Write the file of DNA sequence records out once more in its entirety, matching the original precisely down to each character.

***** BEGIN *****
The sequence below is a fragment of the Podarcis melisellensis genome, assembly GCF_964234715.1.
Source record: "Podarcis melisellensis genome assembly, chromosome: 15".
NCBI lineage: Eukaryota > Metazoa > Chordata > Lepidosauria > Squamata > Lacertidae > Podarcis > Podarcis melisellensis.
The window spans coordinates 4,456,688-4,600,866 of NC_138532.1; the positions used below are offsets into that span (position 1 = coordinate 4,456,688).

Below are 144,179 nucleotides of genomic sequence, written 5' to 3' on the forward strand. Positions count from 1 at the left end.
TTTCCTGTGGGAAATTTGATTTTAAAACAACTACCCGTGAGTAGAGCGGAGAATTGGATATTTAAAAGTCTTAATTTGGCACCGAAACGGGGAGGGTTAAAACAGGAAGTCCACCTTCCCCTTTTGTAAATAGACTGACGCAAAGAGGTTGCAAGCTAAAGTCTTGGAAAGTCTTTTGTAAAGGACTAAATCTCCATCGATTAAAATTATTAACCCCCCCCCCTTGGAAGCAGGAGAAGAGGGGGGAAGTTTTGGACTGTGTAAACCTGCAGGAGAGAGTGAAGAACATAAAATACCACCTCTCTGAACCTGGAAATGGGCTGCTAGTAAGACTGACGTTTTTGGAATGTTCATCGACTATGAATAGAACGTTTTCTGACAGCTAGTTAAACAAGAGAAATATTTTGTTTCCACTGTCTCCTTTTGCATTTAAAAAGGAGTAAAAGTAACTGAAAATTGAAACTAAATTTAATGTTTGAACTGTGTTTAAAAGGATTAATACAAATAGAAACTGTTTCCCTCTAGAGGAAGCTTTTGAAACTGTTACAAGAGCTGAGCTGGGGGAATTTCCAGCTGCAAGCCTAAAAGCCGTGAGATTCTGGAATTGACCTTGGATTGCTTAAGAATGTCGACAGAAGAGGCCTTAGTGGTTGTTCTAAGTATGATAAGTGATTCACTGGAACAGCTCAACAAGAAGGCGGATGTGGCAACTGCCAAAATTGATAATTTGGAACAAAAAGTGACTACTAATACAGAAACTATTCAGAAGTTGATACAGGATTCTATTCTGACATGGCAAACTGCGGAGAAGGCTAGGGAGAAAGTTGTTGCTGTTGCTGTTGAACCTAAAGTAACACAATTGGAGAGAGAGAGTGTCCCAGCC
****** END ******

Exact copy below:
The sequence below is a fragment of the Podarcis melisellensis genome, assembly GCF_964234715.1.
Source record: "Podarcis melisellensis genome assembly, chromosome: 15".
NCBI lineage: Eukaryota > Metazoa > Chordata > Lepidosauria > Squamata > Lacertidae > Podarcis > Podarcis melisellensis.
The window spans coordinates 4,456,688-4,600,866 of NC_138532.1; the positions used below are offsets into that span (position 1 = coordinate 4,456,688).

Below are 144,179 nucleotides of genomic sequence, written 5' to 3' on the forward strand. Positions count from 1 at the left end.
TTTCCTGTGGGAAATTTGATTTTAAAACAACTACCCGTGAGTAGAGCGGAGAATTGGATATTTAAAAGTCTTAATTTGGCACCGAAACGGGGAGGGTTAAAACAGGAAGTCCACCTTCCCCTTTTGTAAATAGACTGACGCAAAGAGGTTGCAAGCTAAAGTCTTGGAAAGTCTTTTGTAAAGGACTAAATCTCCATCGATTAAAATTATTAACCCCCCCCCCTTGGAAGCAGGAGAAGAGGGGGGAAGTTTTGGACTGTGTAAACCTGCAGGAGAGAGTGAAGAACATAAAATACCACCTCTCTGAACCTGGAAATGGGCTGCTAGTAAGACTGACGTTTTTGGAATGTTCATCGACTATGAATAGAACGTTTTCTGACAGCTAGTTAAACAAGAGAAATATTTTGTTTCCACTGTCTCCTTTTGCATTTAAAAAGGAGTAAAAGTAACTGAAAATTGAAACTAAATTTAATGTTTGAACTGTGTTTAAAAGGATTAATACAAATAGAAACTGTTTCCCTCTAGAGGAAGCTTTTGAAACTGTTACAAGAGCTGAGCTGGGGGAATTTCCAGCTGCAAGCCTAAAAGCCGTGAGATTCTGGAATTGACCTTGGATTGCTTAAGAATGTCGACAGAAGAGGCCTTAGTGGTTGTTCTAAGTATGATAAGTGATTCACTGGAACAGCTCAACAAGAAGGCGGATGTGGCAACTGCCAAAATTGATAATTTGGAACAAAAAGTGACTACTAATACAGAAACTATTCAGAAGTTGATACAGGATTCTATTCTGACATGGCAAACTGCGGAGAAGGCTAGGGAGAAAGTTGTTGCTGTTGCTGTTGAACCTAAAGTAACACAATTGGAGAGAGAGAGTGTCCCAGCC